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Volume 17 Issue 2 (2021)

The Effects of Culture and View of Aging on Perspective Taking in Young Adults

pp. 99-106
First published on 21 May 2021 | DOI:10.5709/acp-0320-8
Christie Chung
Corresponding author:
Christie Chung, Mills College Psychology Department, 5000 MacArthur Blvd., Oakland, CA 94613.
Chung, C. (2021). The effects of culture and view of aging on perspective taking in young adults. Advances in Cognitive Psychology, 17(2), 99-106.

Young adults’ ability to recall a story about others, especially of an older adult, may be influenced by culture-based views on aging. In the present study, we extended a perspective-taking paradigm designed by Sullivan et al. (2010) by adding a cultural component to the methodology and testing participants’ perspective-taking performance. Participants from the United States and Hong Kong heard two stories about a 25-year-old and a 75-year-old character from either location. Overall, we found that both groups recalled more negative than positive events. However, Hong Kong participants, who showed a more negative view of aging than US participants, used more negative words to describe the older adult than the young adult story. These findings suggest an intricate relationship between culture-based views of aging and the language used in the recall of emotional events.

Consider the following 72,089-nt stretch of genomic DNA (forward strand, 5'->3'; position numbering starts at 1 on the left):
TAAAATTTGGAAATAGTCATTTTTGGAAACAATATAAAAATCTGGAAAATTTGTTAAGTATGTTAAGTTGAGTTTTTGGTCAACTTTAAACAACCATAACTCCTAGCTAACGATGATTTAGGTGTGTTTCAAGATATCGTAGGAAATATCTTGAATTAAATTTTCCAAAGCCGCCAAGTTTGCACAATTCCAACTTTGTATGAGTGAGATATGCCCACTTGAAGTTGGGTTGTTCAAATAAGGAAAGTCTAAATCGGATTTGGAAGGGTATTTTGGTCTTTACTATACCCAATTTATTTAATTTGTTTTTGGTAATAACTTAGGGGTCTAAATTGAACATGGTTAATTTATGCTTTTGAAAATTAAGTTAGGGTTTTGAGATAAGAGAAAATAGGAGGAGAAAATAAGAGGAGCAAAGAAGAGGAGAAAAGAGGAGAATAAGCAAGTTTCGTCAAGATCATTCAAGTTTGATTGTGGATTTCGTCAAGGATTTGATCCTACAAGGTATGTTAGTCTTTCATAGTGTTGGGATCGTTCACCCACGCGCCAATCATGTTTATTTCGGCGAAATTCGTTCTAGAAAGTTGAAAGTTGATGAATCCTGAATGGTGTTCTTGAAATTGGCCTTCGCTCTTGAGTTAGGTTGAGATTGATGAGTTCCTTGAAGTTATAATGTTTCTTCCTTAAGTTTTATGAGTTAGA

Keywords: age, culture, perspective-taking, memory

Affective Modulation of Working Memory Maintenance: The Role of Positive and Negative Emotions

pp. 107-116
First published on 21 May 2021 | DOI:10.5709/acp-0321-7
Ahu Gokce, Artyom Zinchenko, Efsun Annac, Markus Conci, Thomas Geyer
Corresponding author:
Ahu Gokce, Department of Psychology, Kadir Has, University, Cibali Mah. Hisaralti Cad. No: 17, 34083 Istanbul, Turkey, Email:
Gokce, A., Zinchenko, A., Annac, E., Conci, M., & Geyer, T. (2021). Affective modulation of working memory maintenance: The role of positive and negative emotions. Advances in Cognitive Psychology, 17(2), 107-116.